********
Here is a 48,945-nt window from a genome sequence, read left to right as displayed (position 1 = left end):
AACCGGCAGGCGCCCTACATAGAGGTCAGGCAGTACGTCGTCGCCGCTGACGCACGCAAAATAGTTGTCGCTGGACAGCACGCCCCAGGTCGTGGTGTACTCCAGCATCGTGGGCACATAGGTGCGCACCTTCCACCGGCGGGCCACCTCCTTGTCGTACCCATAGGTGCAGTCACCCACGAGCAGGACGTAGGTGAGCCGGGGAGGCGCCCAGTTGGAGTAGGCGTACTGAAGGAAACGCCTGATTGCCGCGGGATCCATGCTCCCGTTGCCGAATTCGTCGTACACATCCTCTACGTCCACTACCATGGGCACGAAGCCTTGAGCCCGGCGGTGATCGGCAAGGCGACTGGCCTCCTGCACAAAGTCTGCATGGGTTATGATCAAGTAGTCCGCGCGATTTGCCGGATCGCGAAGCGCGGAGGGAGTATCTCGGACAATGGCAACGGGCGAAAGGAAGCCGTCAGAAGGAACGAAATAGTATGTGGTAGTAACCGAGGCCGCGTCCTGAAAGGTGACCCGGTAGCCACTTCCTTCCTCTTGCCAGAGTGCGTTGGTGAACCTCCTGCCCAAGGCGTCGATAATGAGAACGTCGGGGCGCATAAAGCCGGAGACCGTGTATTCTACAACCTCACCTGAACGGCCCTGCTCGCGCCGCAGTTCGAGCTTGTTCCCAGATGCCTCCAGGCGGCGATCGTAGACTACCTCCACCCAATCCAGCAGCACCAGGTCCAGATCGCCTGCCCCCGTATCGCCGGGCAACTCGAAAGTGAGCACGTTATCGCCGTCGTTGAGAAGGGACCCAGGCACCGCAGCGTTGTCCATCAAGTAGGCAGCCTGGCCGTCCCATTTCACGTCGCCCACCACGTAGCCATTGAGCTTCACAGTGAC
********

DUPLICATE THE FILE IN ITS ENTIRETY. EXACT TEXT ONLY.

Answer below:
Here is a 48,945-nt window from a genome sequence, read left to right as displayed (position 1 = left end):
AACCGGCAGGCGCCCTACATAGAGGTCAGGCAGTACGTCGTCGCCGCTGACGCACGCAAAATAGTTGTCGCTGGACAGCACGCCCCAGGTCGTGGTGTACTCCAGCATCGTGGGCACATAGGTGCGCACCTTCCACCGGCGGGCCACCTCCTTGTCGTACCCATAGGTGCAGTCACCCACGAGCAGGACGTAGGTGAGCCGGGGAGGCGCCCAGTTGGAGTAGGCGTACTGAAGGAAACGCCTGATTGCCGCGGGATCCATGCTCCCGTTGCCGAATTCGTCGTACACATCCTCTACGTCCACTACCATGGGCACGAAGCCTTGAGCCCGGCGGTGATCGGCAAGGCGACTGGCCTCCTGCACAAAGTCTGCATGGGTTATGATCAAGTAGTCCGCGCGATTTGCCGGATCGCGAAGCGCGGAGGGAGTATCTCGGACAATGGCAACGGGCGAAAGGAAGCCGTCAGAAGGAACGAAATAGTATGTGGTAGTAACCGAGGCCGCGTCCTGAAAGGTGACCCGGTAGCCACTTCCTTCCTCTTGCCAGAGTGCGTTGGTGAACCTCCTGCCCAAGGCGTCGATAATGAGAACGTCGGGGCGCATAAAGCCGGAGACCGTGTATTCTACAACCTCACCTGAACGGCCCTGCTCGCGCCGCAGTTCGAGCTTGTTCCCAGATGCCTCCAGGCGGCGATCGTAGACTACCTCCACCCAATCCAGCAGCACCAGGTCCAGATCGCCTGCCCCCGTATCGCCGGGCAACTCGAAAGTGAGCACGTTATCGCCGTCGTTGAGAAGGGACCCAGGCACCGCAGCGTTGTCCATCAAGTAGGCAGCCTGGCCGTCCCATTTCACGTCGCCCACCACGTAGCCATTGAGCTTCACAGTGAC